The book opens with an attention-grabbing action sequence as a base on Ganymede is attacked by a monstrous figure with near-superhuman abilities. As the colony on the moon descends into chaos a scientist desperately searches for his missing infant daughter and his quest to rescue her is the main plotline for the book. The scientist, Prax, makes up one of the three new point-of-view characters in the book along with Martian marine Bobbie (the only survivor of the attack in the prologue) and scheming politician Avarsala, joining the returning Captain Holden who, after a chance meeting, ends up helping Prax try to find out what happened to his daughter. I thought that the cynical detective Miller was the best character in the first book and his absence does hurt the second book. Out of the three characters replacing Miller’s chapters I think only Avarsala is as interesting as Miller was, while Prax and Bobbie are both likeable characters they are both fairly straightforward characters without the ambiguous mix of idealism and ruthless pragmatism that makes Miller and Avarsala such interesting characters. Holden is also a likeable character, but his naivety feels a bit overdone at times and it does feel slightly implausible that he yet again manages to stumble into the middle of a huge corporate conspiracy.

The book is probably at its best in the action scenes, an unexpected stowaway on Holden’s ship might be the highlight but the climactic battle is also entertaining. The theme of corporate and government greed leading to inhuman acts in the pursuit of profit and military dominance is repeated from the first novel and although the largely faceless corporations make plausible villains there is a lack of a really memorable antagonist. Holden’s decision to help one man look for his daughter while an entire colony falls apart is believable in terms of his character, although it does occasionally feel a bit like the crew of the Rocinante are turning into a Space Opera version of the A-Team, which may be fun to read but it does feel like the book could have aspired to be more than that.

This is an entertaining read but it does largely feel as if it is marking time before the main plot about the protomolecule on Venus comes to the fore again in the sequels (the epilogue strongly implies that this plotline will become the focus of the next book). It’s an enjoyable space opera but to some extent feels like a partial retread of some of the material covered by the first book in the series.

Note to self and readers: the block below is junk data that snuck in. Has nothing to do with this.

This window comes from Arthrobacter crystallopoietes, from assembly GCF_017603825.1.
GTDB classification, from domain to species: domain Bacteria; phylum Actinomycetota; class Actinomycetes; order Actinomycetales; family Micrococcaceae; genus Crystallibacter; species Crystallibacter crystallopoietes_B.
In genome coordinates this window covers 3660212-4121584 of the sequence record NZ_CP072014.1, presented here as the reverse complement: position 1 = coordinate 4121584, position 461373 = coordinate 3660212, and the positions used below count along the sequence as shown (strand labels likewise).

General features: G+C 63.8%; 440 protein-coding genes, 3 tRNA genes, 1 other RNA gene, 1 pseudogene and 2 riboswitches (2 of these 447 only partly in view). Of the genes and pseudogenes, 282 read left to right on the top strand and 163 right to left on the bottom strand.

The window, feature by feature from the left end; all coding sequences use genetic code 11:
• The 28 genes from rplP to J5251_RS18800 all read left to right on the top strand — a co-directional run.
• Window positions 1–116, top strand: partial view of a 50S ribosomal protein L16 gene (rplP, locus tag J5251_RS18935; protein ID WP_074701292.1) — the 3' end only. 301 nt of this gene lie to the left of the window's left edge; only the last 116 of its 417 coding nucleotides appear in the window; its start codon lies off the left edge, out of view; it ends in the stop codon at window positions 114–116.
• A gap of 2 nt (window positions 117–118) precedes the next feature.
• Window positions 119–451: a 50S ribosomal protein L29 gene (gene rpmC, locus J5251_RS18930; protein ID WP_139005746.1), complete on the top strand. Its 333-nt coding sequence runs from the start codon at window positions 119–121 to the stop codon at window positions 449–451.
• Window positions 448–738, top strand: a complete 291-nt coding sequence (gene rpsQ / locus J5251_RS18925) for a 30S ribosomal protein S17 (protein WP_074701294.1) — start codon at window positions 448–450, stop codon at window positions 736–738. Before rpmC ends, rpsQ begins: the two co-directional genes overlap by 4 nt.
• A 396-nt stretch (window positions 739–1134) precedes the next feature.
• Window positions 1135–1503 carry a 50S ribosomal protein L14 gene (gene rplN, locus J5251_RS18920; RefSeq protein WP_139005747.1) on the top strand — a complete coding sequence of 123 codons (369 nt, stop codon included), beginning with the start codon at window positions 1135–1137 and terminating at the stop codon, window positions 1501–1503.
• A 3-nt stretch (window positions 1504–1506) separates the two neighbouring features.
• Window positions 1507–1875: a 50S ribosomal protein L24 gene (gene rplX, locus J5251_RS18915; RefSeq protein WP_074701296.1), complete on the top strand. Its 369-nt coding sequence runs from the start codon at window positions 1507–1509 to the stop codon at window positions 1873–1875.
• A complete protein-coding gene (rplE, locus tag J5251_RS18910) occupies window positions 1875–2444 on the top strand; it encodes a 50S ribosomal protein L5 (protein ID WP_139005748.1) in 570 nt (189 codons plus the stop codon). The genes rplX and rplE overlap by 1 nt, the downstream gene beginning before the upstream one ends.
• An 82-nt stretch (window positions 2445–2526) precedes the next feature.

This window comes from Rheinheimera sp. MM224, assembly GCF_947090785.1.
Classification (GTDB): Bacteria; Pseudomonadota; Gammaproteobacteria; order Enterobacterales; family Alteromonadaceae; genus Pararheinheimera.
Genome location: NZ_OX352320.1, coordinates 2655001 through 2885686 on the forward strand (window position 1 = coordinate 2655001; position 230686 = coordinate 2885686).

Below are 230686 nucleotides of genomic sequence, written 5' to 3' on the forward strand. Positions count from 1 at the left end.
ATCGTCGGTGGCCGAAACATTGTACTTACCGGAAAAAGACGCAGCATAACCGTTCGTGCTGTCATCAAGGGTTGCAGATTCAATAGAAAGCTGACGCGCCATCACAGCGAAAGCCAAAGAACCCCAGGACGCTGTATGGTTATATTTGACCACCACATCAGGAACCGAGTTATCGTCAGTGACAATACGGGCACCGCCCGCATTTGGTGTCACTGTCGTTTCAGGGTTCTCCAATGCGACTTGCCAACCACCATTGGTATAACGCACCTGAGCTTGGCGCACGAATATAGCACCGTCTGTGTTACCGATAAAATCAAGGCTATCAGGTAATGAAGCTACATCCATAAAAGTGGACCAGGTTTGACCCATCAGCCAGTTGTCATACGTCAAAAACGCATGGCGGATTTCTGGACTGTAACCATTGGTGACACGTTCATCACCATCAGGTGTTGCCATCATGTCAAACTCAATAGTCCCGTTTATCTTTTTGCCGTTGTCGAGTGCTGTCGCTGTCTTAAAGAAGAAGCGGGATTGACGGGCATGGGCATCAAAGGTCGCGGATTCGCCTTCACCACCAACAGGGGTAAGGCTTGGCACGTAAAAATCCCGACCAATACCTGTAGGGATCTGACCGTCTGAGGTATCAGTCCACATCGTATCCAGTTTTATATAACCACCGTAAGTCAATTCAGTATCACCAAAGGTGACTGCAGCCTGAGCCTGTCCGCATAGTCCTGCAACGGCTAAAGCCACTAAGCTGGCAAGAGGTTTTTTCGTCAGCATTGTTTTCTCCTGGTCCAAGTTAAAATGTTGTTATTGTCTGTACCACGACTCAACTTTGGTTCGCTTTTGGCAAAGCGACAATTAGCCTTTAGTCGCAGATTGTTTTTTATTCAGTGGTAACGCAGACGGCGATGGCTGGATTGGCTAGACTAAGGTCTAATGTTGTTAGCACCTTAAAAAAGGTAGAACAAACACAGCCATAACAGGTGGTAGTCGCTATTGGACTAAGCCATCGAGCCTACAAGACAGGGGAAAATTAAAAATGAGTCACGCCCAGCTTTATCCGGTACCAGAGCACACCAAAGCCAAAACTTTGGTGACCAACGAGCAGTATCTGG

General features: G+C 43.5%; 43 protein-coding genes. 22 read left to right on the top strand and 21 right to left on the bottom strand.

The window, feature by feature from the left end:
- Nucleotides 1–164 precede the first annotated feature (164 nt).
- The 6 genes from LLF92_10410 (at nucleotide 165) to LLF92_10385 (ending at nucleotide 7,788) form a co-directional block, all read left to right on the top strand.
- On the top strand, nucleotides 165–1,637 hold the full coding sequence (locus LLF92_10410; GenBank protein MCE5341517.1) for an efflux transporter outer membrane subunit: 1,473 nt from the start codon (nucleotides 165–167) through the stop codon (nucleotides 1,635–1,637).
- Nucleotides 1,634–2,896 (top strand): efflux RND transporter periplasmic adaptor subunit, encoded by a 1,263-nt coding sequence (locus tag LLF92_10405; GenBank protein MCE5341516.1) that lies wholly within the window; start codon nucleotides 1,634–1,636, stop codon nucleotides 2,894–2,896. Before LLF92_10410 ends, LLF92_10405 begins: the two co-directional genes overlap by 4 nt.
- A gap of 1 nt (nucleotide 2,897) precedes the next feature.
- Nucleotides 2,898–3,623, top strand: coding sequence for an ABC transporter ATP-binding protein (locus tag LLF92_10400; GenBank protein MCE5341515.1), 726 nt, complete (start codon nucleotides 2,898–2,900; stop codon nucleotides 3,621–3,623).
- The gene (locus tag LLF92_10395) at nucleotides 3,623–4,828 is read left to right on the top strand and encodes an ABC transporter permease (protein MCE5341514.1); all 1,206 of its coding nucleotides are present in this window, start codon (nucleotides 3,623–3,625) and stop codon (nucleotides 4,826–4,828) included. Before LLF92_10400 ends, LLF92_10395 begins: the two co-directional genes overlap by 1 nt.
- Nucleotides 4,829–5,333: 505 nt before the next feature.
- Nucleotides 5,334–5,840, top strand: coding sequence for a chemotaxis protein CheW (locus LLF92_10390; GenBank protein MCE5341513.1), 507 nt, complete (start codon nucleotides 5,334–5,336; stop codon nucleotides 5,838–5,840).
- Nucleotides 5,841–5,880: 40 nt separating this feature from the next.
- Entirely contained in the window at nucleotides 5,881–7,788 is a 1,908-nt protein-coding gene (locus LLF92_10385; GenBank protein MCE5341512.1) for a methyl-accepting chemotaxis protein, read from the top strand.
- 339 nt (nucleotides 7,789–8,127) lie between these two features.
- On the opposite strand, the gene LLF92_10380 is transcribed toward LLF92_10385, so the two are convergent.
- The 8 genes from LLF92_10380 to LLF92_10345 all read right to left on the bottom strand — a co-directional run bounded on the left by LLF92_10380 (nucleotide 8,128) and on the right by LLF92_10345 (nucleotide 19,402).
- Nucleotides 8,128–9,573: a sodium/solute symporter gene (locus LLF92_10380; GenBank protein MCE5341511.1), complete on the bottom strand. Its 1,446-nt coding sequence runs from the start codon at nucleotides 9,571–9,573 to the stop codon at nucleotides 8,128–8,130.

Rating : 7.5 / 10


“Leviathan Wakes” by James S.A. Corey

Leviathan Wakes

James Holden is an idealistic ex-military officer on a mining ship who stumbles across a dangerous mystery when investigating a derelict ship drifting in space. Detective Miller is a cynical and corrupt policeman stationed on an asteroid colony who is hired to look for a missing young woman and finds himself increasingly determined to find out the cause of her disappearance. When both the abandoned ship and Miller’s case turn out to be connected Holden and Miller both find themselves dealing with dangerous secrets that could threaten the entire solar system.

The book is a collaboration between Daniel Abraham and debut author Ty Franks, I wouldn't have said it was obvious that it was written by two authors and their writing does seem fairly consistent throughout. Abraham has been one of the best new fantasy authors of recent years (his “Long Price” series being particularly good) and it’s to Franks’ credit that his chapters are comparable in quality to those written by his more experienced co-author. The quality of the writing is good throughout, and I thought the pacing was good as well. It doesn't take long for the plot to become interesting and it does a good job of increasing the amount that is at stake in successive increments, starting from what appears to be a simple act of piracy and ending with the future of humanity at stake. It does also tell a complete story, even if there is plenty of potential for plots for the later books in the series.

I thought the characterisation was also good, although the two main point-of-view characters get a lot more character development than the rest of the cast. The alternating point-of-views worked well, particularly in showing the different ways in which Holden and Miller deal with crises and it was particularly interesting to see how one main character appeared from the perspective of the other. Miller’s abrupt way of dealing with problems provides some of the book’s most memorable moments.

I liked the setting as well, most space opera stories seem to span several star systems but in Leviathan Wakes humanity is confined to the solar system due to the lack of faster-the-light travel. I thought it was a fairly plausible-sounding portrayal of how humanity would colonise the solar system, although in some places it could have done with a bit more detail (we never really hear much about what motivates the Earth or Martian governments even though it has quite a bit of relevance for the plot, but maybe we will in later books). It does a good job of conveying the claustrophobia and the perilousness of life on an asteroid colony. It does have a slightly old-fashioned feel to it and couldn’t really be said to be at the cutting-edge of Science Fiction writing, but there’s nothing wrong with a good, traditional Space Opera.

Overall, I thought this was a very good Science Fiction novel, particularly considering it is the first novel for one of the co-authors.

Rating : 8 / 10